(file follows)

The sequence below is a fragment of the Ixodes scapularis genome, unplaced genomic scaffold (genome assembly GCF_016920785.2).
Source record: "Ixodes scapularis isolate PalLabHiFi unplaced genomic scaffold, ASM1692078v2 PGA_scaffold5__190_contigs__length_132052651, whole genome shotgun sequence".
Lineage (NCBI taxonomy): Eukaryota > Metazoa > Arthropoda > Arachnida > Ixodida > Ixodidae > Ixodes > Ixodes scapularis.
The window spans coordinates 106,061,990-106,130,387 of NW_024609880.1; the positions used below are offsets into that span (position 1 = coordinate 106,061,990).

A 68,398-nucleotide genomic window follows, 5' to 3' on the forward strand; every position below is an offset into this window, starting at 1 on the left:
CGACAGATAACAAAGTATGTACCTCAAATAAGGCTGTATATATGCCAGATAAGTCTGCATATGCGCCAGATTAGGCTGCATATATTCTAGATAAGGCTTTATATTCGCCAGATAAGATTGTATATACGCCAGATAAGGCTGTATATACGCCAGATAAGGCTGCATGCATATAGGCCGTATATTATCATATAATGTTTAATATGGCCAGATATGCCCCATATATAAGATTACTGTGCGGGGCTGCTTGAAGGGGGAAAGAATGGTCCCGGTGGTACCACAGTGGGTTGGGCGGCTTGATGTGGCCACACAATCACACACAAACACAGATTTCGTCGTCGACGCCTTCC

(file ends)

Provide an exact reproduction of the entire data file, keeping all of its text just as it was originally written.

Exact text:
The sequence below is a fragment of the Ixodes scapularis genome, unplaced genomic scaffold (genome assembly GCF_016920785.2).
Source record: "Ixodes scapularis isolate PalLabHiFi unplaced genomic scaffold, ASM1692078v2 PGA_scaffold5__190_contigs__length_132052651, whole genome shotgun sequence".
Lineage (NCBI taxonomy): Eukaryota > Metazoa > Arthropoda > Arachnida > Ixodida > Ixodidae > Ixodes > Ixodes scapularis.
The window spans coordinates 106,061,990-106,130,387 of NW_024609880.1; the positions used below are offsets into that span (position 1 = coordinate 106,061,990).

A 68,398-nucleotide genomic window follows, 5' to 3' on the forward strand; every position below is an offset into this window, starting at 1 on the left:
CGACAGATAACAAAGTATGTACCTCAAATAAGGCTGTATATATGCCAGATAAGTCTGCATATGCGCCAGATTAGGCTGCATATATTCTAGATAAGGCTTTATATTCGCCAGATAAGATTGTATATACGCCAGATAAGGCTGTATATACGCCAGATAAGGCTGCATGCATATAGGCCGTATATTATCATATAATGTTTAATATGGCCAGATATGCCCCATATATAAGATTACTGTGCGGGGCTGCTTGAAGGGGGAAAGAATGGTCCCGGTGGTACCACAGTGGGTTGGGCGGCTTGATGTGGCCACACAATCACACACAAACACAGATTTCGTCGTCGACGCCTTCC